Saturday, March 03, 2007

Worship is Empty?

The last show of the two-year-43-country-tour of rockers from another era came to a close in Vancouver’s BC Place only weeks before the roof blew off. The Rolling Stones played an amazing show complete with songs from their newest album along with re-makes of all of the old classics. The show, while absolutely amazing and heightened by a weird and colorful acid trip, raised some pretty serious questions about God and church worship music. Like, for example, why is it that worship music seems to be so similar to every other kind of music but its words are so empty? Or, why is it that when we find ourselves at a show the expectation is that we are moved with our emotions to some sort of response while at church we are told to be wary of emotive response to music?

That is, at least, what my tripped out friend on acid asked me the other day.

5 comments:

unmoderatemike said...

hey jer,
what else did your 'friend' ask you? hahahaha, i had a'friend' who got really drunk one time and wondered to himself (he told me later....), about how when ever the c.d. skipped, it was at the exact same time he stomped his foot on the ground. it was like he could predict when the c.d. was going to skip and was able to stomp his foot really hard at the precise monent. perfect timing. that's what he told me anyways....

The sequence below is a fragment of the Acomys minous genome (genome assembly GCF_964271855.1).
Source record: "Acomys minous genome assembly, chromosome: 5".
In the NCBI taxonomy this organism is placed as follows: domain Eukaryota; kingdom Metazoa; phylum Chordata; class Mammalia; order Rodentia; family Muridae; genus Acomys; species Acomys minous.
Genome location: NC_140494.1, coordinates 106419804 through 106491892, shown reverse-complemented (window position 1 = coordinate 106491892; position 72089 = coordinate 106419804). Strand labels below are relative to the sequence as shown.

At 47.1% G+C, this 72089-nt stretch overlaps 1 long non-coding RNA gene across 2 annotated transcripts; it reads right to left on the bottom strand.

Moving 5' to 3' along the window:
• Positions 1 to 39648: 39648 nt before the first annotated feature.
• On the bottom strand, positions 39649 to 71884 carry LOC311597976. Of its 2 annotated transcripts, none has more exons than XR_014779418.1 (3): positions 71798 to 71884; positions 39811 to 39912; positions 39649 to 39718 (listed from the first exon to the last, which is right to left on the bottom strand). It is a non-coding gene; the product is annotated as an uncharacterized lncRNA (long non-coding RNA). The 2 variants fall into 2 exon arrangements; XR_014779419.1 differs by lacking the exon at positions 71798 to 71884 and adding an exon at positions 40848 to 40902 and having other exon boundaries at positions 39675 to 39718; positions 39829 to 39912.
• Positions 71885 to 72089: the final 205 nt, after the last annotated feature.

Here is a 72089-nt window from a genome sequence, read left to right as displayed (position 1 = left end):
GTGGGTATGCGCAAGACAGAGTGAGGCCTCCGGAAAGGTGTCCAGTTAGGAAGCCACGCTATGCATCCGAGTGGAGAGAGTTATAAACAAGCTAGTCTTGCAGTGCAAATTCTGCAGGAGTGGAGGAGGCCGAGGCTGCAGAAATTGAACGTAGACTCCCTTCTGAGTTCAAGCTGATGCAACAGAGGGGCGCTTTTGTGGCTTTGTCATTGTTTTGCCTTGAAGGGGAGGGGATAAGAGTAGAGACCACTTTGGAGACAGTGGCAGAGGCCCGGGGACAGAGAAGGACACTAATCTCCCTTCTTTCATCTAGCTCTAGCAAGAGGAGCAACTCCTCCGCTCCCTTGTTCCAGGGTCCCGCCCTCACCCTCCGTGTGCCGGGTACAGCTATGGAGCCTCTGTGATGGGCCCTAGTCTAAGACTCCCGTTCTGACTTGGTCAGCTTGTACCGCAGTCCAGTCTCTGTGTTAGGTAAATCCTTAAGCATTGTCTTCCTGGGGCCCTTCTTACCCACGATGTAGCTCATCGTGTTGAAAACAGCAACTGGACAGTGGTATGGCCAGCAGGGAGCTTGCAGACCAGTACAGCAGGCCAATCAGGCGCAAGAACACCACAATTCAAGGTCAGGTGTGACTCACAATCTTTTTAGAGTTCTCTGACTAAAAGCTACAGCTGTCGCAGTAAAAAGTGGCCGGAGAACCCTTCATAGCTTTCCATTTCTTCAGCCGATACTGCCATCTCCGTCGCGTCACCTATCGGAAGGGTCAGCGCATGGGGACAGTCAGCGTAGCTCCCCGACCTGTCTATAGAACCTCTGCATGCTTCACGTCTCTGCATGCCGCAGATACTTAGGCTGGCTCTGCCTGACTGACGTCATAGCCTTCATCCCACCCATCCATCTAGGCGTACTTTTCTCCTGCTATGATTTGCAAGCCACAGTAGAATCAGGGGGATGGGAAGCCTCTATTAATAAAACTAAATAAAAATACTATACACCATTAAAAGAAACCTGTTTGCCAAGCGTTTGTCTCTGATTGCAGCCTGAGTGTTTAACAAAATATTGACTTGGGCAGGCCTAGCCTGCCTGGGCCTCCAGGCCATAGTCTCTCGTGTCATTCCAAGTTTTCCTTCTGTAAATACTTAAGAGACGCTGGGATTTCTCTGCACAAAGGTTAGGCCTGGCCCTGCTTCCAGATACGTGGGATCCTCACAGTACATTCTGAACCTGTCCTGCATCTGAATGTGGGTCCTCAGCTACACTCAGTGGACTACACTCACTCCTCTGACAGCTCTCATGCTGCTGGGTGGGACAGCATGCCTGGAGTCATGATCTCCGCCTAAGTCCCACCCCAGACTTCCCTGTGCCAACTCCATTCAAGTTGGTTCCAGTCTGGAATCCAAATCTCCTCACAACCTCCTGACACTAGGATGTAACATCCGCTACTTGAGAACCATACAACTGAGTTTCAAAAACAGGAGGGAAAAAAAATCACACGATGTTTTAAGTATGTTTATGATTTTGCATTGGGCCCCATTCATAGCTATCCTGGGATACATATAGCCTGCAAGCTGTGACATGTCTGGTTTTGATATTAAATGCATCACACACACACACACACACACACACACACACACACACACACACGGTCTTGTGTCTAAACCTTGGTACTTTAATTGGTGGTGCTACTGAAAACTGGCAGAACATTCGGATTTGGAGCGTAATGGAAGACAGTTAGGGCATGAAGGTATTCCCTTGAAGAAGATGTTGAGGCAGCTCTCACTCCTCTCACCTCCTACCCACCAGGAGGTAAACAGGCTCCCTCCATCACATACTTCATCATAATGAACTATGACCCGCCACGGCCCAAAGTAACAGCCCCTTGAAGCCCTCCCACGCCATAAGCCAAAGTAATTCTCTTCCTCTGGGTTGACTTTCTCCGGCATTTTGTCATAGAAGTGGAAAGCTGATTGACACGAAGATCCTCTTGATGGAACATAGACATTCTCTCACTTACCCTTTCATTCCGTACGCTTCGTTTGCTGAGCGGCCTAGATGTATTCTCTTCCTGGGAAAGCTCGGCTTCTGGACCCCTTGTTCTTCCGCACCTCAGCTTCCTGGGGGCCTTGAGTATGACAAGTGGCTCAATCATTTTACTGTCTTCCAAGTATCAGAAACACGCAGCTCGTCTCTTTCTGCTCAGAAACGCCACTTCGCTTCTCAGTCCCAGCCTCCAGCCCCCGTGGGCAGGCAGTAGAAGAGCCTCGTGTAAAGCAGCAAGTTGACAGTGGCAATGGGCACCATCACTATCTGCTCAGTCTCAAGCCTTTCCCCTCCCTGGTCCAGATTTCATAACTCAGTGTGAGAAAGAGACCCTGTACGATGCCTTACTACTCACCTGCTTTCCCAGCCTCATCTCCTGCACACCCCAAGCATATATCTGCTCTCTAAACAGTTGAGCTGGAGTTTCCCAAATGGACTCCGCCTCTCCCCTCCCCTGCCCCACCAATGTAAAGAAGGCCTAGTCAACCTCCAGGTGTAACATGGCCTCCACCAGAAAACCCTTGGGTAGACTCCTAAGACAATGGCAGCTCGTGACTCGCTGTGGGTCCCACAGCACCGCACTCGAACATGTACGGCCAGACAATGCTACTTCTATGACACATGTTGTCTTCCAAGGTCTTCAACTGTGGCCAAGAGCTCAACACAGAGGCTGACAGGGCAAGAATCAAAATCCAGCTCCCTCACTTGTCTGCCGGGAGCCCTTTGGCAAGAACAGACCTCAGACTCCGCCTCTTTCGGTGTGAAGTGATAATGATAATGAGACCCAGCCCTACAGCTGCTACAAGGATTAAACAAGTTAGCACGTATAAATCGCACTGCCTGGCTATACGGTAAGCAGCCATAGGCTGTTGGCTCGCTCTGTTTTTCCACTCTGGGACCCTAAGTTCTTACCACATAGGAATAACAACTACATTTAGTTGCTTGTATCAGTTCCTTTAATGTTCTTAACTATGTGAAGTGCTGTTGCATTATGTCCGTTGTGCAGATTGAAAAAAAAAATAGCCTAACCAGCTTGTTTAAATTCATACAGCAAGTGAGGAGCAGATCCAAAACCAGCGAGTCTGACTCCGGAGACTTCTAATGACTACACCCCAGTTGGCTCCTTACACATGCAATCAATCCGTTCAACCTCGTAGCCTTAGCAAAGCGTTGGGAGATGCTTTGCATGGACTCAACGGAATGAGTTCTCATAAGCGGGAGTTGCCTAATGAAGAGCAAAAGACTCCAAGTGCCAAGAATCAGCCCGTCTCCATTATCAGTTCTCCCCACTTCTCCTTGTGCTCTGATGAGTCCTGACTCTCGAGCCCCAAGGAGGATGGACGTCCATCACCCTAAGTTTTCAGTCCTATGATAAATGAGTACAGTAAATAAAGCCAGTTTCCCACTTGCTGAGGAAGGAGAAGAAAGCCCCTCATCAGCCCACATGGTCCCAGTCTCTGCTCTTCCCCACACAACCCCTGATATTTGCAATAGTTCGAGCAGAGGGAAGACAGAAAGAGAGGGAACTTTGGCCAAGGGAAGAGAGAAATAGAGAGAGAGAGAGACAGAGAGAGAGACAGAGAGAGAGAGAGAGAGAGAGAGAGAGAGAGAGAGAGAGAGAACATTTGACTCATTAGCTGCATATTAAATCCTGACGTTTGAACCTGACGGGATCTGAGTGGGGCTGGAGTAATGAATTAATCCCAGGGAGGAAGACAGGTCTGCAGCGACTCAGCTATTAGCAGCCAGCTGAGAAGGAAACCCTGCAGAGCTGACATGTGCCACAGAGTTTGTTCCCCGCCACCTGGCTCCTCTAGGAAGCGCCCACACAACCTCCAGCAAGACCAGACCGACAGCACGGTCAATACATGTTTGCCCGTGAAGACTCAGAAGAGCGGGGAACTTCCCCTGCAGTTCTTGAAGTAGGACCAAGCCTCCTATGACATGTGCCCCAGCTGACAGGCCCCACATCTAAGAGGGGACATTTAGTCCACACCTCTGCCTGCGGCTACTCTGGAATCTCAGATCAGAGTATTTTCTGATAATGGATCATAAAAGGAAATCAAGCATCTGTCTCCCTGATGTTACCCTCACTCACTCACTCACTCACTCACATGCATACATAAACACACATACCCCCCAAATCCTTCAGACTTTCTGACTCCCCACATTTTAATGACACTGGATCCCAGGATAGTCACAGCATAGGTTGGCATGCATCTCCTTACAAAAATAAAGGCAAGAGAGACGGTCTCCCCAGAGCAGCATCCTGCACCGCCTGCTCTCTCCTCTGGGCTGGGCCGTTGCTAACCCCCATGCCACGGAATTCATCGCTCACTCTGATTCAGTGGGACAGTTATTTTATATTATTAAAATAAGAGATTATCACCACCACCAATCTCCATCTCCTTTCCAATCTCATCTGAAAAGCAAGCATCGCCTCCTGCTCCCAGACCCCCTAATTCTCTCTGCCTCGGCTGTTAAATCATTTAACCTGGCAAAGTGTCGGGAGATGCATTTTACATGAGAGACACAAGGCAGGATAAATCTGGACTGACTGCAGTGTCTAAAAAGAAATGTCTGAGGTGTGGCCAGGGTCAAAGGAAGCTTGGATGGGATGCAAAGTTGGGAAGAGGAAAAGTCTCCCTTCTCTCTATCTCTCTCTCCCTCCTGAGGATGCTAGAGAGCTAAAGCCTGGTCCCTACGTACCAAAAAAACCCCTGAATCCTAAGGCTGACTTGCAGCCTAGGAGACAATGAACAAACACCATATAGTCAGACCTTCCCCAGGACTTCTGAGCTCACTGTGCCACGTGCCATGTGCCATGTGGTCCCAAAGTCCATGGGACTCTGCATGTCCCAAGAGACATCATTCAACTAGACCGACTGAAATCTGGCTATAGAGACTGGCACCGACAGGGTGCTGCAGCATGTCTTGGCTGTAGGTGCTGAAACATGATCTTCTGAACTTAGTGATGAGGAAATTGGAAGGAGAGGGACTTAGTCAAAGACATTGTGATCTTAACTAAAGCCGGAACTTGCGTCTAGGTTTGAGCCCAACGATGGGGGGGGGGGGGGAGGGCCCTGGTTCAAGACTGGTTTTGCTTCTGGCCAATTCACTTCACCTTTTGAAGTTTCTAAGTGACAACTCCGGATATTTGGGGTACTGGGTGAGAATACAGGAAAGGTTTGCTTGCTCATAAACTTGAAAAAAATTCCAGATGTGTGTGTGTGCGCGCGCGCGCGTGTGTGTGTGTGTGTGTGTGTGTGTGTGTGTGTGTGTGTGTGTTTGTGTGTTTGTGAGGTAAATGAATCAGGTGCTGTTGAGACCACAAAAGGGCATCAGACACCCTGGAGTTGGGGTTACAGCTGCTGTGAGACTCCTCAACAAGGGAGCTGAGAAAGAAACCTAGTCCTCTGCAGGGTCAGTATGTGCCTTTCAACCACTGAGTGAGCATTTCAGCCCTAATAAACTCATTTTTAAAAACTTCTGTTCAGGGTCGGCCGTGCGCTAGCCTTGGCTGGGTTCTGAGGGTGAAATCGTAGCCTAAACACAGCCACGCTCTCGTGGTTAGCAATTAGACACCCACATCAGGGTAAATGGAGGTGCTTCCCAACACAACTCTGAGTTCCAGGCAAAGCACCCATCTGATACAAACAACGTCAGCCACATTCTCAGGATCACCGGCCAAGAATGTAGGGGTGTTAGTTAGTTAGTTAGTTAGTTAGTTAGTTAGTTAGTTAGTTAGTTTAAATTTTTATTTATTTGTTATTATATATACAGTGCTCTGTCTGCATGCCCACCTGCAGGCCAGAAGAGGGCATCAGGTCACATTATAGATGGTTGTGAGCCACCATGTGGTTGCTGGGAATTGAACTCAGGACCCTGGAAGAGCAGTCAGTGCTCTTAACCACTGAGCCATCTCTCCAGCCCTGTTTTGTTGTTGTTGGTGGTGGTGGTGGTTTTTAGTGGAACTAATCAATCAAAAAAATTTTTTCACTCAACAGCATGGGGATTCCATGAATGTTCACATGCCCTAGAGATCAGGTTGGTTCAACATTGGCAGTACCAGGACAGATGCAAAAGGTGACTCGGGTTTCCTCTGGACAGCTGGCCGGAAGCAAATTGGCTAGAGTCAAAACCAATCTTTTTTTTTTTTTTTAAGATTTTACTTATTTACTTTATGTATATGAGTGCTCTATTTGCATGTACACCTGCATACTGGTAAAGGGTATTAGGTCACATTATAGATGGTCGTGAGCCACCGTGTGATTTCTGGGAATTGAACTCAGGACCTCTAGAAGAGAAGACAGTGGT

Paul & Wanda Moores said...

BC Place not GM Place.

Christian music is empty because it is intent on copying mainstream music because the larger demographic in the US is looking for Christian music "that sounds like....".

Brian Doerksen, in response to a question about doing popular worship songs at church vs writing your own, said this, "Imitation never produces authority".

Mike Hunt said...

for me, I am looking for worship music that cuts straight to the heart. I find that Christian music for the most part is all about hype and not heart.

I have been thinking lately that I would actually rather go to some old catholic service and sing some of the old hymns. Something written as heart felt praise to God, not by someone trying to "make the big time".

Jesse said...

"Imitation never produces authority".
Wow, that's a powerful statement!

Anonymous said...

when we imitate God - that is powerful.